If you don't wear sunglasses when cycling, your eyes are at risk. This is from a multitude of things, namely the sun, wind, and bugs.

Not being able to see, even momentarily, on a busy road could be disastrous.

The sun can temporarily blind you when you're already in a vulnerable position. The wind has a similar effect, whipping against your eyes and making them sore. This can make it more challenging to see.

Not to mention the danger of a bug flying in your eye.

Travelling at high speeds can mean that you cycle straight into bugs. This is understandably not great for your concentration and vision.

Nobody can blame you for panicking if theirs a fly stuck to your eye, but if you can prevent it, you should!

Instead: Sunglasses 

These sunglasses don't have to be the fancy cycling glasses they wear in the tour de France.

Any pair of glasses will do, as long as they keep you focused as you cycle.

So long as they keep the sun, wind, and bugs from your eyes, we won't have any complaints.

Avoid: Minimal Clothes

It may feel tempting that to wear fewer clothes when cycling. Because you're exercising, you may assume you'll get hot and want to remove excess layers anyway.

However, cycling doesn't always have this effect as you are moving at high speeds through wind. This can quickly make you cold when temperatures drop.

So, despite the temptation to dress in little, it could make you numb with cold.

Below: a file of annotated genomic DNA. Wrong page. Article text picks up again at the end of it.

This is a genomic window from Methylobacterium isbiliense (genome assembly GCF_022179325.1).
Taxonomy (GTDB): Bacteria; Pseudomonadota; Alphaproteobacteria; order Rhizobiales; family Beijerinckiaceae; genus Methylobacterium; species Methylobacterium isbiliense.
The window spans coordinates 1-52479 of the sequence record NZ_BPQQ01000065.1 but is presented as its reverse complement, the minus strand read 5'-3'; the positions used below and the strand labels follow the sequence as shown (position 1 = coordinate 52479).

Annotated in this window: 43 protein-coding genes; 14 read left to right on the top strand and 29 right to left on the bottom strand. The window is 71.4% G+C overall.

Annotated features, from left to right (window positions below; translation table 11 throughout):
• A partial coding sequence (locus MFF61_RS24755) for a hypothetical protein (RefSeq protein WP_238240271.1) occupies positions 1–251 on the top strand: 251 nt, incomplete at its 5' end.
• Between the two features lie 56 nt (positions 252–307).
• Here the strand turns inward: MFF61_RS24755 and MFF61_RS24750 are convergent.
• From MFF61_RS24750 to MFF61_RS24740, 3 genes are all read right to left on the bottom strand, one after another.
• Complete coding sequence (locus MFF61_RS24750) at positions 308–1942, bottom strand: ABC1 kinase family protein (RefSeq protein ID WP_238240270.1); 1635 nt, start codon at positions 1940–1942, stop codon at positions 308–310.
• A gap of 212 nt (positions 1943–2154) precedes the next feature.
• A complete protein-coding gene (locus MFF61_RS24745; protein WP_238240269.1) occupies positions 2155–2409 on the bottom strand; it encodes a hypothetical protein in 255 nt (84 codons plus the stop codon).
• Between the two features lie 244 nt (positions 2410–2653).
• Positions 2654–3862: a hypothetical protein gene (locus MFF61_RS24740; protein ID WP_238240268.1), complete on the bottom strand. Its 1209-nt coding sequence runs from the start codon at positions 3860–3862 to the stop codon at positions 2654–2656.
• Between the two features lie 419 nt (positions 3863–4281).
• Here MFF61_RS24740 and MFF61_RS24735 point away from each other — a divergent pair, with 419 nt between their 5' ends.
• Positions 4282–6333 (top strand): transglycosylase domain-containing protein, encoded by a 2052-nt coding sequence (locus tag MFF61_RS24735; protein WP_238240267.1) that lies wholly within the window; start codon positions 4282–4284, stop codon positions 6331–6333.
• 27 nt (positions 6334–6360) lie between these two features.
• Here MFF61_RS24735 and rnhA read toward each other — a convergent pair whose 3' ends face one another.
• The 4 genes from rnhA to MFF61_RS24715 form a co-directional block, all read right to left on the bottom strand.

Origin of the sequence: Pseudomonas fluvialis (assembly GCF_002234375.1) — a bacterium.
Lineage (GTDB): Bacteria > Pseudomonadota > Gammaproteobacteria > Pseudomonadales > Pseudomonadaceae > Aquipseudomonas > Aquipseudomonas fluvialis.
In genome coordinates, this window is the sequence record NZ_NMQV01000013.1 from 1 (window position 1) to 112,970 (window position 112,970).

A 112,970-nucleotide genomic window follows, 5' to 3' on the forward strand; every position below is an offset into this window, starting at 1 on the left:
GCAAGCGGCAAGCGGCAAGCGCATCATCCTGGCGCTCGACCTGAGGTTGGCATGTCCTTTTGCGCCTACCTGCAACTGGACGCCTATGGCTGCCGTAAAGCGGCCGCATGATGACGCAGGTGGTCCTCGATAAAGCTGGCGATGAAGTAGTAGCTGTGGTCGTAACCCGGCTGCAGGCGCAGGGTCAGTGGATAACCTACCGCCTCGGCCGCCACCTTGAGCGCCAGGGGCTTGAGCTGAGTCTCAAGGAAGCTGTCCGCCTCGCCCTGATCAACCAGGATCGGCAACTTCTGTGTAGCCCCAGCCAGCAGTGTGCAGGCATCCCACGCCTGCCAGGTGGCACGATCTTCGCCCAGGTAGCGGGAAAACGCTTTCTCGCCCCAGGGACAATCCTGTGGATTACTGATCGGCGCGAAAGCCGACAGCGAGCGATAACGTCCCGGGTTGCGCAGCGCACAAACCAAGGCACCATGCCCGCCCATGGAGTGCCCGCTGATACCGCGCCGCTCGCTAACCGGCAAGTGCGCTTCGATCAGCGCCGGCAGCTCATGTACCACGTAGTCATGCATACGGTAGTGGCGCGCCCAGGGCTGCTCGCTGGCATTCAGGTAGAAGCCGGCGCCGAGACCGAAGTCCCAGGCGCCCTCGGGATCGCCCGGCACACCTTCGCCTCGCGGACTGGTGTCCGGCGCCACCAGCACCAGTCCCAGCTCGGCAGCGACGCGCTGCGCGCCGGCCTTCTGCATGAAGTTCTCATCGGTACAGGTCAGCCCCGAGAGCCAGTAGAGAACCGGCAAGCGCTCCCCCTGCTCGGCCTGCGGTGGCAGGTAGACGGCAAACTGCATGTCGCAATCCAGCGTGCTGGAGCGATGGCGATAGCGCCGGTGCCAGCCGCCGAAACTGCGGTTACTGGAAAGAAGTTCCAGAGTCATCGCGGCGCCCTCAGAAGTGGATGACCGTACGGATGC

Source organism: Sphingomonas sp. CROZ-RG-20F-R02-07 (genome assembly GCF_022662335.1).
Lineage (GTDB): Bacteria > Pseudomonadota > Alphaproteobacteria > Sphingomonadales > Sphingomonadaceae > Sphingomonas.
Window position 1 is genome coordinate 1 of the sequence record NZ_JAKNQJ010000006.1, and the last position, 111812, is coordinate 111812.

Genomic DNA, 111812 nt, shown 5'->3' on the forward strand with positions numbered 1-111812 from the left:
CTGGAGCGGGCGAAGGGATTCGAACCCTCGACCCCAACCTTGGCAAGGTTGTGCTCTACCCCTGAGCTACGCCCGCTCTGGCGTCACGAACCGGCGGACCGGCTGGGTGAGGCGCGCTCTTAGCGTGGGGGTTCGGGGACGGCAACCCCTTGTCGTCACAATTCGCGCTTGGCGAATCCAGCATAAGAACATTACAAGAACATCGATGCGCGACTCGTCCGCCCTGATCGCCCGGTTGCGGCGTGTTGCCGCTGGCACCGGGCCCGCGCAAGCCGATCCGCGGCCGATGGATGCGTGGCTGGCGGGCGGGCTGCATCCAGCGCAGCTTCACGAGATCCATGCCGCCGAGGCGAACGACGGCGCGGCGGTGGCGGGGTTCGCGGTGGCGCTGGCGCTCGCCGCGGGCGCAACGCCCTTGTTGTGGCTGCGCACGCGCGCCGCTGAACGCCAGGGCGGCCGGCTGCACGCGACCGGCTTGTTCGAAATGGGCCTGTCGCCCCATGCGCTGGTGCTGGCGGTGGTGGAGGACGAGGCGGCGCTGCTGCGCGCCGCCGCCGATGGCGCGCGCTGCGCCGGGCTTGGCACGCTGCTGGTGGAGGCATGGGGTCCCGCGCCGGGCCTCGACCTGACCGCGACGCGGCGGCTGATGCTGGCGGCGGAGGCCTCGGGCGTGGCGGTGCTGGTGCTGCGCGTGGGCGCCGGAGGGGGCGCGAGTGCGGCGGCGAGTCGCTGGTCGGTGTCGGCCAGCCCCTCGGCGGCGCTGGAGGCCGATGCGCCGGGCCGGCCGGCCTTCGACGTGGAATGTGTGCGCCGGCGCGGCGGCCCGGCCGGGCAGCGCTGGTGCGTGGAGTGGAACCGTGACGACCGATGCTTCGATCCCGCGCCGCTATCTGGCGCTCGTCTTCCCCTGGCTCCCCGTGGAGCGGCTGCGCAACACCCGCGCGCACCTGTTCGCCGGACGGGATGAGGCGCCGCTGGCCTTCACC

Instead: Base Layers

Base layers are the answer to all your weather-related prayers!

Too hot? Wear a base layer.

Too cold? Wear a base layer.

The closest thing to witchcraft we've ever known, there's a reason why so many cyclists swear by base layers.

They act as a 'second skin,' helping regulate your temperature and absorb sweat to keep you comfortable.

If you're only concerned about keeping warm, you may want to try a thermal rather than base layer (which does both). 

Your Beginners Cycling Wardrobe Guide

You should now know what you should and shouldn't wear for cycling. There's not much that you need to buy as a beginner - despite what the standard advice says. 

Other than a quality helmet, most other cycling gear can be substituted for items you already own. Just remember:

  • Wear cycling shorts or leggings RATHER THAN jeans or fitted dresses.

  • Wear closed-toe trainers RATHER THAN slip-on shoes. 

  • Wear a high-quality helmet RATHER THAN a cheap one or none at all. 

  • Wear gloves RATHER THAN having bare hands.

  • Wear a wind or rain jacket RATHER THAN a big floaty coat.

  • Wear bright colours RATHER THAN camo or dark colours.

  • Wear sunglasses RATHER THAN no glasses. 

  • Wear base layers RATHER THAN minimal clothes.

With these tips in mind, you'll be safer and more comfortable when cycling.

Are you feeling inspired? Buy a Bobbin bike today to put these tips into action.